Alliance Defending Freedom attorneys and allied attorneys filed suit Tuesday on behalf of two African-American taxpayers in Minnesota who are challenging the unauthorized use of state funding for elective abortions.
Minnesota can only use public funds for abortions that are defined as medically necessary, but government reporting statistics clearly demonstrate that tax dollars have paid for thousands of elective abortions for indigent women, including a disproportionate number performed on African-Americans. More than 40 percent of publicly funded abortions were carried out on African-Americans, even though they account for just over 5 percent of the state’s population.
“The critical taxpayer dollars of Minnesotans should not be used for medically unnecessary abortions, nor should such funding be used to take the lives of more African-American babies than other babies,” said Lead Counsel Chuck Shreffler, one of nearly 2,200 allied attorneys with ADF.
“The reporting statistics are unambiguous,” added ADF Senior Counsel Steven H. Aden, who is co-counsel in the case. “The state is indisputably funding medically unnecessary abortions in violation of state law, and 40 percent of the abortions are being executed on African-Americans even though they make up only 5 percent of the state’s population. This lawsuit intends to stop this from continuing.”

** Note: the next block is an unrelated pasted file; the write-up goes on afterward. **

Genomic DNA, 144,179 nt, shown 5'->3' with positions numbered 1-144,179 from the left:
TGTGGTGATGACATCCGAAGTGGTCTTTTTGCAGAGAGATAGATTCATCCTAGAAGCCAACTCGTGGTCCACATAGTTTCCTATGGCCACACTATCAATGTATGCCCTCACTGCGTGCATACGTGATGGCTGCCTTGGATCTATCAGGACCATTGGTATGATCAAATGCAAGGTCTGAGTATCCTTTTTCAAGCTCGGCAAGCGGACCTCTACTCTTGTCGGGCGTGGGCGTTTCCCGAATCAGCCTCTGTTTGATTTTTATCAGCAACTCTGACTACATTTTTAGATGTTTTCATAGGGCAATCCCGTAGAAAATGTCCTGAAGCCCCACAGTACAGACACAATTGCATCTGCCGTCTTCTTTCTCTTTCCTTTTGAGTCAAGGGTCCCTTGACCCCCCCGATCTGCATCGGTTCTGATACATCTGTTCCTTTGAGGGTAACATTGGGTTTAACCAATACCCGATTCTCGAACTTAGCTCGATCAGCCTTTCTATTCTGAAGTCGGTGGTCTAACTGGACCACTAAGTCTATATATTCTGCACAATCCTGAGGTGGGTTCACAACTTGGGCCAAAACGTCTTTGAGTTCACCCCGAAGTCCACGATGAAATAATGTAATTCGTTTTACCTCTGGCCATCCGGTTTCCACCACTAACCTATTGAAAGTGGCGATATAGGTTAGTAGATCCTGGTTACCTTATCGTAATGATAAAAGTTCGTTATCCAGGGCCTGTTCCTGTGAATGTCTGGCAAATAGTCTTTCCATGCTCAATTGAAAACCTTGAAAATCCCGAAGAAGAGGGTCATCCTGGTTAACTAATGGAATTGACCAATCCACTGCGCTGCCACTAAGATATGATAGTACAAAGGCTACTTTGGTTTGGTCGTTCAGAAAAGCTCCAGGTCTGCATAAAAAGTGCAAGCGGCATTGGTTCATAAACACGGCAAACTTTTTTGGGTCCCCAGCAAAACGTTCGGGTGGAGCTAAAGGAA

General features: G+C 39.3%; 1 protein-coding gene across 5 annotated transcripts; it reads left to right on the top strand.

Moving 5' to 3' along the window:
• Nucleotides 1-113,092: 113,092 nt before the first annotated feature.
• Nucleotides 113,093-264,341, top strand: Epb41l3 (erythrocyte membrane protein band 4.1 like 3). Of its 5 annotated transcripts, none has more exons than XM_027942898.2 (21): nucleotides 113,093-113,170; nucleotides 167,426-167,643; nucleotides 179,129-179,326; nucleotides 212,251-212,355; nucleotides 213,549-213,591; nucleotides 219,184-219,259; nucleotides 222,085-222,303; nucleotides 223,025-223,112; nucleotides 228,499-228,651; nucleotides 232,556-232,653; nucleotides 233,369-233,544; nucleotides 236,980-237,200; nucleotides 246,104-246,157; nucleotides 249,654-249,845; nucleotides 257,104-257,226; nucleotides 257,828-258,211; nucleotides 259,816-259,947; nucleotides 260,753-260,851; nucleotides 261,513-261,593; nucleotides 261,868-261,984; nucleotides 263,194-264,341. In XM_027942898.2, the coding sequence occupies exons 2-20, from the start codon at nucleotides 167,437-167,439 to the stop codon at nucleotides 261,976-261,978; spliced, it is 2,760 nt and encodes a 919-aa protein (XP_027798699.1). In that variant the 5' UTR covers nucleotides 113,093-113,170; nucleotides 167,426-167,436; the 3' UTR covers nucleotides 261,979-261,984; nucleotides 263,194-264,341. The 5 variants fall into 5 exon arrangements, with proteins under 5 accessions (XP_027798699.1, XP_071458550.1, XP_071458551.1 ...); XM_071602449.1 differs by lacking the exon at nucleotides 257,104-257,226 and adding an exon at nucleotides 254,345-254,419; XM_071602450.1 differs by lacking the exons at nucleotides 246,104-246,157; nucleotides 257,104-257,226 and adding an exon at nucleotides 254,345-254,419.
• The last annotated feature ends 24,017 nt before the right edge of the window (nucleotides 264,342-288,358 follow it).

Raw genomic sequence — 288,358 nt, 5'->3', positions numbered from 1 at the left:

The complaint in the case, Walker v. Jesson, was filed in the Minnesota District hmm, nCourt for Ramsey County, Second Judicial District.
From 1999 through 2011, Minnesota taxpayers paid for 47,095 abortions performed on indigent women, according to the Minnesota Department of Health. The data indicates that, at most, only 10,044 of these abortions were done for a “medically necessary” reason, meaning that the state paid for more than 37,000 unauthorized abortions. The statistics regarding the number of abortions performed on African-Americans also came from the Department of Health.
In the late 1970s, the Minnesota Legislature passed a statute limiting the abortions for which it would pay and prohibited taxpayer funding for elective abortions. In 1995, the Minnesota Supreme Court struck down the statute and ruled in Doe v. Gomez that the state cannot withhold state funding for medically necessary abortions. The ruling made clear, however, that “this court’s decision will not permit any woman eligible for medical assistance to obtain an abortion ‘on demand.’”
“The Department of Health statistics show that the state is going far beyond what the Minnesota Supreme Court required in that decision,” Shreffler explained.
The Minnesota Family Council, which advises state lawmakers on family-related matters and supports the lawsuit, says it believes the new facts provide the courts with a good reason to reconsider the public abortion funding mandate in Doe v. Gomez.